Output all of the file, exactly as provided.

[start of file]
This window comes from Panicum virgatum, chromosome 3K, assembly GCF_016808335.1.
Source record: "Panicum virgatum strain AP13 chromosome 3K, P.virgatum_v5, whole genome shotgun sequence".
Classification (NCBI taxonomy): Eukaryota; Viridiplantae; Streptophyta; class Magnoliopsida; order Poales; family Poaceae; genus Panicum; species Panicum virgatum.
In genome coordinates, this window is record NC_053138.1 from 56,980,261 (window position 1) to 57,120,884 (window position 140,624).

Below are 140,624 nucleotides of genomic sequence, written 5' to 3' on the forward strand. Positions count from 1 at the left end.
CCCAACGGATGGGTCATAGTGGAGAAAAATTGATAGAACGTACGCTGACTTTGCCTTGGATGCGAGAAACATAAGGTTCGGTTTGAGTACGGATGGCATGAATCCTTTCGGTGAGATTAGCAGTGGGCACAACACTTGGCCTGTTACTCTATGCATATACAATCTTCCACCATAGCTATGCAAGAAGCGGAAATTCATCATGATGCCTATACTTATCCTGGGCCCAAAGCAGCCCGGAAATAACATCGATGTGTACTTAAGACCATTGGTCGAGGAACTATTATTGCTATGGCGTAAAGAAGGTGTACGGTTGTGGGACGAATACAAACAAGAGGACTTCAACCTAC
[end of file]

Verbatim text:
This window comes from Panicum virgatum, chromosome 3K, assembly GCF_016808335.1.
Source record: "Panicum virgatum strain AP13 chromosome 3K, P.virgatum_v5, whole genome shotgun sequence".
Classification (NCBI taxonomy): Eukaryota; Viridiplantae; Streptophyta; class Magnoliopsida; order Poales; family Poaceae; genus Panicum; species Panicum virgatum.
In genome coordinates, this window is record NC_053138.1 from 56,980,261 (window position 1) to 57,120,884 (window position 140,624).

Below are 140,624 nucleotides of genomic sequence, written 5' to 3' on the forward strand. Positions count from 1 at the left end.
CCCAACGGATGGGTCATAGTGGAGAAAAATTGATAGAACGTACGCTGACTTTGCCTTGGATGCGAGAAACATAAGGTTCGGTTTGAGTACGGATGGCATGAATCCTTTCGGTGAGATTAGCAGTGGGCACAACACTTGGCCTGTTACTCTATGCATATACAATCTTCCACCATAGCTATGCAAGAAGCGGAAATTCATCATGATGCCTATACTTATCCTGGGCCCAAAGCAGCCCGGAAATAACATCGATGTGTACTTAAGACCATTGGTCGAGGAACTATTATTGCTATGGCGTAAAGAAGGTGTACGGTTGTGGGACGAATACAAACAAGAGGACTTCAACCTAC